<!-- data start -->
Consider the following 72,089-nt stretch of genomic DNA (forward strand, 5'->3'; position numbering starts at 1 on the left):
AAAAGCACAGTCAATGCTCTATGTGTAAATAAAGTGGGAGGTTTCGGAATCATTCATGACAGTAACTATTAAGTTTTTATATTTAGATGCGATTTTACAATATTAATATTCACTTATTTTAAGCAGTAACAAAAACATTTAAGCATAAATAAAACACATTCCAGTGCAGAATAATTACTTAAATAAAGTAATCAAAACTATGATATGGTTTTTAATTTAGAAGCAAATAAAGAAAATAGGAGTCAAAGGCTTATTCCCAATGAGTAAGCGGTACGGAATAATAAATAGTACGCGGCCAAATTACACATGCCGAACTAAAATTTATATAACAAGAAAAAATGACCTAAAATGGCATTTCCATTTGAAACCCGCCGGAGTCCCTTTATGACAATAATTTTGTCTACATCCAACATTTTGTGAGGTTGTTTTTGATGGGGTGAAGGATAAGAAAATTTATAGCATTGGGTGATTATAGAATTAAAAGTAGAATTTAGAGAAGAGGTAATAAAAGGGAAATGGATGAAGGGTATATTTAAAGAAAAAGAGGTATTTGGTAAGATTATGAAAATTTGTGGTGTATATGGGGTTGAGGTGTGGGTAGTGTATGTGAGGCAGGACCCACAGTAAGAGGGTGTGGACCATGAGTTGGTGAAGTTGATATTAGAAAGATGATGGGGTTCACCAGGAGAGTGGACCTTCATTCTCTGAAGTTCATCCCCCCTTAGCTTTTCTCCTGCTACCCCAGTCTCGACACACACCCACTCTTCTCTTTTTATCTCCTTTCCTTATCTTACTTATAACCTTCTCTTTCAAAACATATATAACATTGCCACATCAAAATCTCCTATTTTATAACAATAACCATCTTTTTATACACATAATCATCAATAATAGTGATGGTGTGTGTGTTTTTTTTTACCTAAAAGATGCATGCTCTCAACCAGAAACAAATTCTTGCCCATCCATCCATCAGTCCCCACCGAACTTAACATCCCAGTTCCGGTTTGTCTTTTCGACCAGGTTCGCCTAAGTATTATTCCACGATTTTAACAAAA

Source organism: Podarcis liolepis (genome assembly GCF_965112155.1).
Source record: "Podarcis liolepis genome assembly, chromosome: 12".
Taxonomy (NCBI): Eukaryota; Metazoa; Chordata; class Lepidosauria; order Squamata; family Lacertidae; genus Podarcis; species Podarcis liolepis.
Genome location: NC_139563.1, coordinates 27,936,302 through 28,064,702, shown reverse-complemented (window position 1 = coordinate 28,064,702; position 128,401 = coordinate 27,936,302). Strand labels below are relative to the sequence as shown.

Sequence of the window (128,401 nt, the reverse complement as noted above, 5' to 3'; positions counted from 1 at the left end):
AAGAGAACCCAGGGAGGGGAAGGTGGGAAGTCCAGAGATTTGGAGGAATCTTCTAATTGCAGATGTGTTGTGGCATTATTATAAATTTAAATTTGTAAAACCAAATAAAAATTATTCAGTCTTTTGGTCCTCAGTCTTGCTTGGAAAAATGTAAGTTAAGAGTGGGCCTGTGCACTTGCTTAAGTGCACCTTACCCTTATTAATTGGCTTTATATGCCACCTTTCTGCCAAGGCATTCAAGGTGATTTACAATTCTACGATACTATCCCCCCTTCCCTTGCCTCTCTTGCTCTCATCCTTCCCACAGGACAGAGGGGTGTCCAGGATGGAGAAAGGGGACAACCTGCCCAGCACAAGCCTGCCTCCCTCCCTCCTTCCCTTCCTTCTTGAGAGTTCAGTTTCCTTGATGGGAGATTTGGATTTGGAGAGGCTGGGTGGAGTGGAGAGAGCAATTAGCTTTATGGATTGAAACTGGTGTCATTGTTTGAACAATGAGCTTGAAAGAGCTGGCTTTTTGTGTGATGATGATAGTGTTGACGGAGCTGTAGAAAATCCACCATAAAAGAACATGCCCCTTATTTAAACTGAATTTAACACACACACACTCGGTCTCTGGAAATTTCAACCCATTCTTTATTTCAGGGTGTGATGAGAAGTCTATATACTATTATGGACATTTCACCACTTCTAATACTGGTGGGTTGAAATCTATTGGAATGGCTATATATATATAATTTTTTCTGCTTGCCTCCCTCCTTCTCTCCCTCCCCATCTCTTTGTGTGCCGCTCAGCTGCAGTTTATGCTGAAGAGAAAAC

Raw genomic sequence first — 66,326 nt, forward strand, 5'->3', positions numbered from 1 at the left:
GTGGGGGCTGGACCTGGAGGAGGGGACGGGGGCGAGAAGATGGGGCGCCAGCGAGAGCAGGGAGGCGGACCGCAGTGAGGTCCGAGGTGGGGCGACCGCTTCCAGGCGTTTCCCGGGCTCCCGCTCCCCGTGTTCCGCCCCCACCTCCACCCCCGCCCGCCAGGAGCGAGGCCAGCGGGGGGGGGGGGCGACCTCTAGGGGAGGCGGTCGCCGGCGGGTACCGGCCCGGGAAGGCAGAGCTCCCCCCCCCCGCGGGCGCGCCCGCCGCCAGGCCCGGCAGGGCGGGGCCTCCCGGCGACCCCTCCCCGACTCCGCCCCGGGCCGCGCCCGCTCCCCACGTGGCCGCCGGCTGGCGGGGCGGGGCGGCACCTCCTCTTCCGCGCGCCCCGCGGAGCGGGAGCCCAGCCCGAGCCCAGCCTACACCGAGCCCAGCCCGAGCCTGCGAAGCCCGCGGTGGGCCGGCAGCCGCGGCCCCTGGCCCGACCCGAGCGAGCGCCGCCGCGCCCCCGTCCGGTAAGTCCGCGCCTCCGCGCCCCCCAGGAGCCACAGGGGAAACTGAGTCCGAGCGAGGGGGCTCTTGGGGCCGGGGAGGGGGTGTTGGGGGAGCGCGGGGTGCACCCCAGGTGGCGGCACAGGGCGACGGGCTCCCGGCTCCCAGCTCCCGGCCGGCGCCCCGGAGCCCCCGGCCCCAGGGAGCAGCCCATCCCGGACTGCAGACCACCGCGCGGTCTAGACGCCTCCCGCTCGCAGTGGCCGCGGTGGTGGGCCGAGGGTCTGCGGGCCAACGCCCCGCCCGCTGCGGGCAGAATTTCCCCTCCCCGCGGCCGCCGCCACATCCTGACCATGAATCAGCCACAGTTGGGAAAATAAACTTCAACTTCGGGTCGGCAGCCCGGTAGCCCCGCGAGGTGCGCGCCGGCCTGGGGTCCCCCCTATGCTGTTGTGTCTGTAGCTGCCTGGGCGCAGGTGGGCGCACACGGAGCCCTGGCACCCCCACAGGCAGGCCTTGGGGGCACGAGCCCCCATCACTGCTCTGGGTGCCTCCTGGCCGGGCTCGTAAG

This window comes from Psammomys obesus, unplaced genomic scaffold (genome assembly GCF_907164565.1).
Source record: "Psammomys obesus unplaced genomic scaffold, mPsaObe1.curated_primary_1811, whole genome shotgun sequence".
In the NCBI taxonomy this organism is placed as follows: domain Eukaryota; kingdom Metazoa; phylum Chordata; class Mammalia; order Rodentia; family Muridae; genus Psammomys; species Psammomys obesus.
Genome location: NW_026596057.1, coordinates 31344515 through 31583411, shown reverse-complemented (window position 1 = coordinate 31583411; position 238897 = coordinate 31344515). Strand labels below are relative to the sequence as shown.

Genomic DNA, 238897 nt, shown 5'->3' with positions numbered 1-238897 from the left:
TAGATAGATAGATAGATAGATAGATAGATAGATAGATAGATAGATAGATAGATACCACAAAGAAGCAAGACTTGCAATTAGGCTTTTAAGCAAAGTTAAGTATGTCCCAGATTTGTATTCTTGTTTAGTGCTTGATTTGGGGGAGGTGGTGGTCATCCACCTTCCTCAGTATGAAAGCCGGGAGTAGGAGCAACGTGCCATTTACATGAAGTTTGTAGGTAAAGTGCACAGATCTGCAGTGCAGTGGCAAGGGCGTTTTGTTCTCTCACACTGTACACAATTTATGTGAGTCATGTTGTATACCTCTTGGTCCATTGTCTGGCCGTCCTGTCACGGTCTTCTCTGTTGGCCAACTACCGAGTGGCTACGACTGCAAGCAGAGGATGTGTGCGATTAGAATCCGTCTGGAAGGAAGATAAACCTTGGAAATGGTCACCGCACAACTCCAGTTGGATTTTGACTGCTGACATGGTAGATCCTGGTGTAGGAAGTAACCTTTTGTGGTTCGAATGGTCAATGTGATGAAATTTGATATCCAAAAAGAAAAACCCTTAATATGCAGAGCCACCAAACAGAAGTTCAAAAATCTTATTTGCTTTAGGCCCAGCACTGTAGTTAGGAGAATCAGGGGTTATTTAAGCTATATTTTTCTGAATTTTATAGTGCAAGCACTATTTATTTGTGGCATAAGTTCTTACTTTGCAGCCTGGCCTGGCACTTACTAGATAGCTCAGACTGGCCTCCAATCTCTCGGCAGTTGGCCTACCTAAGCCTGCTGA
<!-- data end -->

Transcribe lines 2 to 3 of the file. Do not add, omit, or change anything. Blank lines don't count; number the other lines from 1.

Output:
AAAAGCACAGTCAATGCTCTATGTGTAAATAAAGTGGGAGGTTTCGGAATCATTCATGACAGTAACTATTAAGTTTTTATATTTAGATGCGATTTTACAATATTAATATTCACTTATTTTAAGCAGTAACAAAAACATTTAAGCATAAATAAAACACATTCCAGTGCAGAATAATTACTTAAATAAAGTAATCAAAACTATGATATGGTTTTTAATTTAGAAGCAAATAAAGAAAATAGGAGTCAAAGGCTTATTCCCAATGAGTAAGCGGTACGGAATAATAAATAGTACGCGGCCAAATTACACATGCCGAACTAAAATTTATATAACAAGAAAAAATGACCTAAAATGGCATTTCCATTTGAAACCCGCCGGAGTCCCTTTATGACAATAATTTTGTCTACATCCAACATTTTGTGAGGTTGTTTTTGATGGGGTGAAGGATAAGAAAATTTATAGCATTGGGTGATTATAGAATTAAAAGTAGAATTTAGAGAAGAGGTAATAAAAGGGAAATGGATGAAGGGTATATTTAAAGAAAAAGAGGTATTTGGTAAGATTATGAAAATTTGTGGTGTATATGGGGTTGAGGTGTGGGTAGTGTATGTGAGGCAGGACCCACAGTAAGAGGGTGTGGACCATGAGTTGGTGAAGTTGATATTAGAAAGATGATGGGGTTCACCAGGAGAGTGGACCTTCATTCTCTGAAGTTCATCCCCCCTTAGCTTTTCTCCTGCTACCCCAGTCTCGACACACACCCACTCTTCTCTTTTTATCTCCTTTCCTTATCTTACTTATAACCTTCTCTTTCAAAACATATATAACATTGCCACATCAAAATCTCCTATTTTATAACAATAACCATCTTTTTATACACATAATCATCAATAATAGTGATGGTGTGTGTGTTTTTTTTTACCTAAAAGATGCATGCTCTCAACCAGAAACAAATTCTTGCCCATCCATCCATCAGTCCCCACCGAACTTAACATCCCAGTTCCGGTTTGTCTTTTCGACCAGGTTCGCCTAAGTATTATTCCACGATTTTAACAAAA

Source organism: Podarcis liolepis (genome assembly GCF_965112155.1).